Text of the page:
I've got several things going: A raspberry that is about finished, a peach
that needs a bit of sweetening, a lovely rose mead thats coming along
nicely and a blueberry that I bottled a couple of months ago….

> This early part of the summer I am planning on trying a Honey Suckle
>mead. The problem is going to be getting enough of the "honey suckle
>essence" to be profitable. I was planning on collecting flowers and making
>the must right away. Probably only going to be a small 2 gallon batch. (I
>have 2 gallon "mini" carbouy)

I collected a gallon of honeysuckle blossoms and froze them. I was going
to toss them into a gallon batch and see what happens.

> Another batch I was thinking of doing this fall is using Beach
>Grapes to make a Pyment. For those of you who have had them they are
>wonderfully sweet and flavorful grapes with extra thick rubbery skins. (Some
>call them Quahogs, or Muscadine grapes) This batch wouldn't have much
>honey….just enough to add complexity to the mix….prolly some clover
>instead of using the usual Wild flower honey I get cheaply (I get honey in
>barter for about 1/4 of my batches of mead).
I'm planning on doing a strawberry mel and a rhubarb meth and mixing them,
in hopes of getting a mead that tastes like my grammas strawberry-rhubarb pie.
I'm also going to do another cherry pie mel with the last of my Michigan
and a blackberry-raspberry mel. I'm still toying with doing a chocolate
mead, in
the hopes of mixing some of it with the cherry for a chocolate-covered cherry

Lets explore the idea of a swap further, but I think it would be best to
keep it
off the faire site. Management hasn't been real kosher with that in the past.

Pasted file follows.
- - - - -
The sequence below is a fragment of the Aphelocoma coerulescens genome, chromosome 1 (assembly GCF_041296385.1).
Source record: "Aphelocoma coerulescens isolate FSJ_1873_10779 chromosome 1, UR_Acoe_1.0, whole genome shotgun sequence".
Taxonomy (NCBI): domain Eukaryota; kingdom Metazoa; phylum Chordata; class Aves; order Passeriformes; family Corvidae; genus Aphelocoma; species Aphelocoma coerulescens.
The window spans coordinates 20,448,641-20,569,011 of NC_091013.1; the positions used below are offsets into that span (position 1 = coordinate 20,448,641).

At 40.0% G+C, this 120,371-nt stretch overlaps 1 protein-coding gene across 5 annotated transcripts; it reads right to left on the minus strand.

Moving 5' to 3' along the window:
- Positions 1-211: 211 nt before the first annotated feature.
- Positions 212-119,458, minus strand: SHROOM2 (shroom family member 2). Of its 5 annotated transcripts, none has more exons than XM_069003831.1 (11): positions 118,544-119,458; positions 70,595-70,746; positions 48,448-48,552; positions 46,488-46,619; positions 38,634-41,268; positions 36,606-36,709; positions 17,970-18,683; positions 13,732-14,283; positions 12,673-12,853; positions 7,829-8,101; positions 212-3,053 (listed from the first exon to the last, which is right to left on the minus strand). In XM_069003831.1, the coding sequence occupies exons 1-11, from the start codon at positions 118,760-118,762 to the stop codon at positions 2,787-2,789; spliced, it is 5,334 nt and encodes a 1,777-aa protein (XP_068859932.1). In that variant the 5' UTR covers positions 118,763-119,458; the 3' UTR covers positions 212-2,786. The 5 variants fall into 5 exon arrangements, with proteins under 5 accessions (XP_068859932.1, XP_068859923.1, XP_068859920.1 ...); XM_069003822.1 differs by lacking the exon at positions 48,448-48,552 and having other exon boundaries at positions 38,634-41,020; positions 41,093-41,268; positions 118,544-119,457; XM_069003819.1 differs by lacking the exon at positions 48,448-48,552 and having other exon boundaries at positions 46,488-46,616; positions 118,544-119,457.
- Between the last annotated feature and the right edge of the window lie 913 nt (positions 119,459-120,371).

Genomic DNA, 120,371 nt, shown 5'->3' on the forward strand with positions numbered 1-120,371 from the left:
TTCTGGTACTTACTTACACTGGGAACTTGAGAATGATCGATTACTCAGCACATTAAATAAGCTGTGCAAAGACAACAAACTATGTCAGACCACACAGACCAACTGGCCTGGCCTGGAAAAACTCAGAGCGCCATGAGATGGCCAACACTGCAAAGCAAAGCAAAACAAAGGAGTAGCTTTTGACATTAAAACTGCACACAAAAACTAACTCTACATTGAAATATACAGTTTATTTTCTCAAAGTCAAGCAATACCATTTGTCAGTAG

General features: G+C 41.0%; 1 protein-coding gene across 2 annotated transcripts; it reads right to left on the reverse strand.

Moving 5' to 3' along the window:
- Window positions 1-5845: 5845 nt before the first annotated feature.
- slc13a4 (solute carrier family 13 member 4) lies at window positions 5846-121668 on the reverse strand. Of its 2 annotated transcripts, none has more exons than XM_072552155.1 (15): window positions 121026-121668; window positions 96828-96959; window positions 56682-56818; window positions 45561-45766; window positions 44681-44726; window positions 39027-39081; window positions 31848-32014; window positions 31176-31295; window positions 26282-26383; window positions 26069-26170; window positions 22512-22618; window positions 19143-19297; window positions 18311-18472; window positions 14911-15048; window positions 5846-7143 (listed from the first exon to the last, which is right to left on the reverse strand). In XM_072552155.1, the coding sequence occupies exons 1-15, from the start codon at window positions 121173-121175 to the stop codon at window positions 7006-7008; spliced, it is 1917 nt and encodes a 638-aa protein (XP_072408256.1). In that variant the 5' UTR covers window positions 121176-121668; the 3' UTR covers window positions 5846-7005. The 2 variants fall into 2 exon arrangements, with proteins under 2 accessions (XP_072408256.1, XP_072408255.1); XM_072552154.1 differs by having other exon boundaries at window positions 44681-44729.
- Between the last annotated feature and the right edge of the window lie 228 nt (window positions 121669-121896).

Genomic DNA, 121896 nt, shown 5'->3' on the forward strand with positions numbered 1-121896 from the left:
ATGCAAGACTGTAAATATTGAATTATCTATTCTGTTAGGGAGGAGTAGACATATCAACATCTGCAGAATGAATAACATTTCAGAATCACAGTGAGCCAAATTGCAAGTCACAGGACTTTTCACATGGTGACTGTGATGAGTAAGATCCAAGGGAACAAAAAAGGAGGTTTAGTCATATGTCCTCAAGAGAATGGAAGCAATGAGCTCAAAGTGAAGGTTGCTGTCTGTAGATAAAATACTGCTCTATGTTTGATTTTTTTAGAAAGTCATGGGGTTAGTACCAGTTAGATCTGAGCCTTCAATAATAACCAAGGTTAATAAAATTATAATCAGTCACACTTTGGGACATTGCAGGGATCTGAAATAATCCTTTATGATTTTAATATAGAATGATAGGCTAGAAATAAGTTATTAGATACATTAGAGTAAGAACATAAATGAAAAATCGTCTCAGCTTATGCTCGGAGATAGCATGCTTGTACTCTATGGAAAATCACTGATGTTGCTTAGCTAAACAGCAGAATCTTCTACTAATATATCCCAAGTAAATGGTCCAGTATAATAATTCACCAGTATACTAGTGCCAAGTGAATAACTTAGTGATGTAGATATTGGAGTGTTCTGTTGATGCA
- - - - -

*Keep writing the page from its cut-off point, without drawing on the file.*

Vicky Rowe
Webmistress of

Subject: how to read pH
From: aerotech <>
Date: Fri, 14 Jun 2002 13:41:57 +1200

Anyone out there know of an easy test for pH?
The litmus paper is very inaccurate, and I can't quite afford a pH meter,
being only a beginner at these things.
So, and help out there???

Also, as an aside, does anyone have a list of the properties of the honeys
most commonly used. I have a problem in using a lot of the recipes that I
see on the digest, as I can't get most of the honeys down here in New
Zealand, so if anyone has such a thing, could they please email it to me
off-list. I'm sure that I'm not the only one with this issue, as I know the
list is multi-national.

Thanks in advance,



If you must choose between two evils, pick the one you've never tried before.


Subject: Re: Muscadine grapes
From: Sean Cox <>
Date: Sat, 15 Jun 2002 00:14:46 -0400

> From: David Chubb <>
> Date: Tue, 11 Jun 2002 09:47:40 -0400


> [Snip…]


> Another batch I was thinking of doing this fall is using Beach
> Grapes to make a Pyment. For those of you who have had them they are
> wonderfully sweet and flavorful grapes with extra thick rubbery skins. (Some
> call them Quahogs, or Muscadine grapes) This batch wouldn't have much
> honey….just enough to add complexity to the mix….prolly some clover
> instead of using the usual Wild flower honey I get cheaply (I get honey in
> barter for about 1/4 of my batches of mead).


> Greetings from SWVA and Wassail,


> David "WyrdOne" Chubb

Muscadine grapes are awfully tasty when fermented. My wife & I used to buy
Muscadine wine from Lakeridge(?) winery in Central FL (until FL made shipping
wine into the state a felony, we stopped buying in protest–never heard back
from the winery after the letter I sent, oh well…). All of our "I don't
like wine" friends used to snark it down at parties…

I'd watch the residual sugar though, Muscadine wines (that I've had) tend
to be pretty sweet, I have no idea what the things would taste like
fermented dry–you probably ought to think about that for yeast
selection, etc.

I'm curious though as to who calls them quahogs. I grew up in Rhode Island,
where everyone knows a quahog (pronounced 'Coe-Hog', first syllable rhymes
with "hoe") is a clam, a tasty clam, but certainly not a grape. My
understanding is also that they don't live much further south than Lon Giland
(Long Island [NY] to those of you from elsewhere) so South West Virginia
(what I imagine SWVA means) seems an odd place to find them (especially since
SWVA would then be 200+ miles inland)… Just curious.


  • –Sean

Andover, NH


End of Mead Lover's Digest #937